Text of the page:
Andrew Dys

Graffiti on old Rock Hill ‘White House’ blasts Donald Trump

James Porter’s anti-Trump sign on his property on U.S. 21 in Rock Hill was stolen.
James Porter’s anti-Trump sign on his property on U.S. 21 in Rock Hill was stolen. Contributed photo

Rock Hill sure knows how to make presidential candidate signs that attract attention. Even if the signs are controversial and call a candidate a loser.

Donald Trump is crushing his opposition and sneering at anybody who tries to battle him. He slams Republicans and Democrats and the media and anybody else who dares stand in his way. But the super-rich candidate who wants to ban Muslim immigrants and has bashed Mexican immigrants is now the target of some of the most visible bashing graffiti in Rock Hill.

“Trump’s White House” screams the huge letters on an abandoned house just south of the Catawba River.

“Trump Realty” fills another line.

“Trump Hates Freedom” is another.

“This property is an artistic rendering of a post-Trump America,” decorates a concrete block building next door.

One line on the house is a kicker, saying simply, “Donald Trump hates puppies.”

The Porter family owns the property. James Porter, 21, put up the graffiti to show the world that he thinks Trump is a terrible candidate who is tearing America apart while vilifying ethnicities, religious groups and more.

“We are all in this together in America, and the rest of the world is making fun of Trump,” Porter said. “Trump is a bigot and he is dividing America. It is time to stand up against Trump.”

The signs have drawn drivers to stop and take pictures, and the house has become a social media draw, Porter said. This week, somebody even added a Christmas wreath.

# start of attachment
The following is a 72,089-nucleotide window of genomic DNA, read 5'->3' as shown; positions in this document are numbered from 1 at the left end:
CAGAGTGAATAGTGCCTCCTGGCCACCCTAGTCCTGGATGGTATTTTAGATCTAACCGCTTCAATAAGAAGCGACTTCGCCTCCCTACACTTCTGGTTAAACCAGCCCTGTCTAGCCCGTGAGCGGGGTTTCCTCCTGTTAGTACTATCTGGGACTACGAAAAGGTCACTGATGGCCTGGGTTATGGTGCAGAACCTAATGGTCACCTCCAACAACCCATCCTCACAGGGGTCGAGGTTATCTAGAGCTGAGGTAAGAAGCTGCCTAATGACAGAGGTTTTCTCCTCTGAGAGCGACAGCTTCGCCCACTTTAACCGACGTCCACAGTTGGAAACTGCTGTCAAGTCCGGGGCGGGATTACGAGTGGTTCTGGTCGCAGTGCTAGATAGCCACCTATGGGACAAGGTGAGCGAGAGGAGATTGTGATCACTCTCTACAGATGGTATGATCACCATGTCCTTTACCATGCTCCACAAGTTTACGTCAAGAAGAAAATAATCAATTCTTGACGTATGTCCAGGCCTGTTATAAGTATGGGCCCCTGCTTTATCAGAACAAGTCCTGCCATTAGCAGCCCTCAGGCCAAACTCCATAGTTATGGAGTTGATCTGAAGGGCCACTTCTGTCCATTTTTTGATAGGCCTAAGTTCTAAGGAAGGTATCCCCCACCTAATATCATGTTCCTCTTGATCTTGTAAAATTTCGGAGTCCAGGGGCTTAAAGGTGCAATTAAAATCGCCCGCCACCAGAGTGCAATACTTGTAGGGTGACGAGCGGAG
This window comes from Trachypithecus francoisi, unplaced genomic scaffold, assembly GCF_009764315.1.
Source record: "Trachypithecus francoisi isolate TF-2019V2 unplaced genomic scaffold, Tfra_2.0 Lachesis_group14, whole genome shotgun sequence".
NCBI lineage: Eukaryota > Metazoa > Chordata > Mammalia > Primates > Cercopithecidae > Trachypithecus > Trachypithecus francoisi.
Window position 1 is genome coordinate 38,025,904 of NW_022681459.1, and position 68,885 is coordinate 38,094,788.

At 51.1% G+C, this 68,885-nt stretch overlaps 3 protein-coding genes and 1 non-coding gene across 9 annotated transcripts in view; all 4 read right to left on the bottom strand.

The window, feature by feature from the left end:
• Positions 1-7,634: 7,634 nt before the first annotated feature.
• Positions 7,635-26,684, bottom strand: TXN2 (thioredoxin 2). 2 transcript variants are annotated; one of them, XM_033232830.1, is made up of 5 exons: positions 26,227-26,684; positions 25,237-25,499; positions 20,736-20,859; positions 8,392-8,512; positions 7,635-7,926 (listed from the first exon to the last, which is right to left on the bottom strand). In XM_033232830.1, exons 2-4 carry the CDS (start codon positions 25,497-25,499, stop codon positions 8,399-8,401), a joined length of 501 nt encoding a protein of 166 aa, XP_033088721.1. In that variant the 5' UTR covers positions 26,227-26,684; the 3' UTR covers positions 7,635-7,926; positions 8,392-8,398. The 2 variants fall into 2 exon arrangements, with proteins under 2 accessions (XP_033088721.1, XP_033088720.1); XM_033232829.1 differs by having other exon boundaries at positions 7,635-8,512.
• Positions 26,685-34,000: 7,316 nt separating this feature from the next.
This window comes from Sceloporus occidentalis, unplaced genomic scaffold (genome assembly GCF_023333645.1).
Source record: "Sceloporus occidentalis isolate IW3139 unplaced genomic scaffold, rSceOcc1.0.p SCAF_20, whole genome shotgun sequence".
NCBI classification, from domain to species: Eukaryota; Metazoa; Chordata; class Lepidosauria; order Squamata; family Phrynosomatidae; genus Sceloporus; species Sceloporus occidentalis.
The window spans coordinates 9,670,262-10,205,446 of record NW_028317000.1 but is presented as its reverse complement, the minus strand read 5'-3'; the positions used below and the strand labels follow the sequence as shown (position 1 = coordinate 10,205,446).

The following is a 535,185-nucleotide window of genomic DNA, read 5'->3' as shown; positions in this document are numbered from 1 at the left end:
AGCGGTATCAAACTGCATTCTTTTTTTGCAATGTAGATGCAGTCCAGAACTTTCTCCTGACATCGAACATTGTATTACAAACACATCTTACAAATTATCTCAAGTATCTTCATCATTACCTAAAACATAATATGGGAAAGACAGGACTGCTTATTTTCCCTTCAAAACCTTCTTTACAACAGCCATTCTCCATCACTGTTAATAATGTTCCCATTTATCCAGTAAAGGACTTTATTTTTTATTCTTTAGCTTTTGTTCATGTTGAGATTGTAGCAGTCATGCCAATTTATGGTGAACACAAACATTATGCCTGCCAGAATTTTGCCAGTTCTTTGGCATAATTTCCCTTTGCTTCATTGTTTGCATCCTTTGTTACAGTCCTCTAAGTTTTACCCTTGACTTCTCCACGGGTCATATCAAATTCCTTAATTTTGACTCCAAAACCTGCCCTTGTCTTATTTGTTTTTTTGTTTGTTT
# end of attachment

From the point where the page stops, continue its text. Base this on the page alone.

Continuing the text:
“People are noticing and that’s great,” James Porter said.

The roadside signs are a reminder of before the 2012 election when a business owner on S.C. 161 put up several anti-Obama signs that attracted national attention after coverage in The Herald. Reggie Bursey’s 2012 signs were hailed by conservatives and slammed by liberals.

But people noticed – just like people are noticing Porter’s graffiti.

The Trump campaign is scheduled to visit Rock Hill on Jan. 8 for an appearance at Winthrop University. This will be one of several stops in the state ahead of the next Republican debate in north Charleston a week later.

South Carolina’s first-in-the-South primary for Republicans is Feb. 20. Trump has drawn huge crowds around the country. He continues to receive incredible amounts of support from conservatives – and backlash from just about everybody else.

Trump wants to stop all Muslim immigrants – clearly illegal and anti-American. He scoffs and says he will do it anyway, and his supporters jump up and down by the tens of thousands.

America has millions of Hispanic immigrants, legal and not. And tens of millions more Hispanics who have been here for generations. Trump chastises them anyway, calling illegal immigrants criminals who will be rounded up like cattle and taken across the borders in trucks. His supporters call Trump great and jump up and down with glee.

Trump calls other candidates weak – and he is right about that. He makes fun of them and chuckles as the establishment in both parties hold meetings over wine and cheese wondering why millions of Americans who eat meat and drink beer love the guy and not the high-falutin’ candidate who is boring.

Through it all, Trump is the first to tell anybody his numbers are rising despite what the jelly-legged media, pundits and slack country-clubbers say.

Yet Trump vows to be tough on crime, and he may have to drop the hammer on behalf of someone who despises him. Because the graffiti on the house is not all that James Porter put up. A huge sign on 16-foot poles, spray-painted on two 4-by-8-foot sheets of plywood that read, “Trump sold me this house – What’s he selling you?” was put up two weeks ago.

And then it was stolen.

“Somebody took it in broad daylight,” Porter chuckled. “Stole the Trump sign.”

Andrew Dys: 803-329-4065